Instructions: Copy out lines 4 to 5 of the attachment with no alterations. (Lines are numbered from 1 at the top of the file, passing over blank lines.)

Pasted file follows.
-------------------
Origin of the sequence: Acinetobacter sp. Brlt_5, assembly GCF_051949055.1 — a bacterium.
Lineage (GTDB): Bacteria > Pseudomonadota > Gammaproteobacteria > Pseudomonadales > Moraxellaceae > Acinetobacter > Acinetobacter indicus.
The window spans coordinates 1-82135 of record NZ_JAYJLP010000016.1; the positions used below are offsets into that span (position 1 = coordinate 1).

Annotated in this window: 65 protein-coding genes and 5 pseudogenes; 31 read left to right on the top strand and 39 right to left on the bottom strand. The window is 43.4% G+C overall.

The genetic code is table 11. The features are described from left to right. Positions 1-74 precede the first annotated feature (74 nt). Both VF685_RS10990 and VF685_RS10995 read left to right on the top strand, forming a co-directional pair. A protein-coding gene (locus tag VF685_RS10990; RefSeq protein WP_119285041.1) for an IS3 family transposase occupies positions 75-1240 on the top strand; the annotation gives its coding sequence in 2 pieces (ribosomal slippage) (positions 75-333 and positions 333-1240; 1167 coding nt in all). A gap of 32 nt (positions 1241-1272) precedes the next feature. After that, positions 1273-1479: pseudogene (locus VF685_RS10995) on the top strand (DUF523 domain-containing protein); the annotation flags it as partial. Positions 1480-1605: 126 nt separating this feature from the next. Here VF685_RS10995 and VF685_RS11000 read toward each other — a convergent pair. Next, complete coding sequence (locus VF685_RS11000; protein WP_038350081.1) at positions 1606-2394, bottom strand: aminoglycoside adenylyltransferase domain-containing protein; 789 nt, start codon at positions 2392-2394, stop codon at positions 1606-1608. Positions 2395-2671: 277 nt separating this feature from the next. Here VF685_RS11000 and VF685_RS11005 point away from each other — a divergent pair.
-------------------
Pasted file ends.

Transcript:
Annotated in this window: 65 protein-coding genes and 5 pseudogenes; 31 read left to right on the top strand and 39 right to left on the bottom strand. The window is 43.4% G+C overall.

The genetic code is table 11. The features are described from left to right. Positions 1-74 precede the first annotated feature (74 nt). Both VF685_RS10990 and VF685_RS10995 read left to right on the top strand, forming a co-directional pair. A protein-coding gene (locus tag VF685_RS10990; RefSeq protein WP_119285041.1) for an IS3 family transposase occupies positions 75-1240 on the top strand; the annotation gives its coding sequence in 2 pieces (ribosomal slippage) (positions 75-333 and positions 333-1240; 1167 coding nt in all). A gap of 32 nt (positions 1241-1272) precedes the next feature. After that, positions 1273-1479: pseudogene (locus VF685_RS10995) on the top strand (DUF523 domain-containing protein); the annotation flags it as partial. Positions 1480-1605: 126 nt separating this feature from the next. Here VF685_RS10995 and VF685_RS11000 read toward each other — a convergent pair. Next, complete coding sequence (locus VF685_RS11000; protein WP_038350081.1) at positions 1606-2394, bottom strand: aminoglycoside adenylyltransferase domain-containing protein; 789 nt, start codon at positions 2392-2394, stop codon at positions 1606-1608. Positions 2395-2671: 277 nt separating this feature from the next. Here VF685_RS11000 and VF685_RS11005 point away from each other — a divergent pair.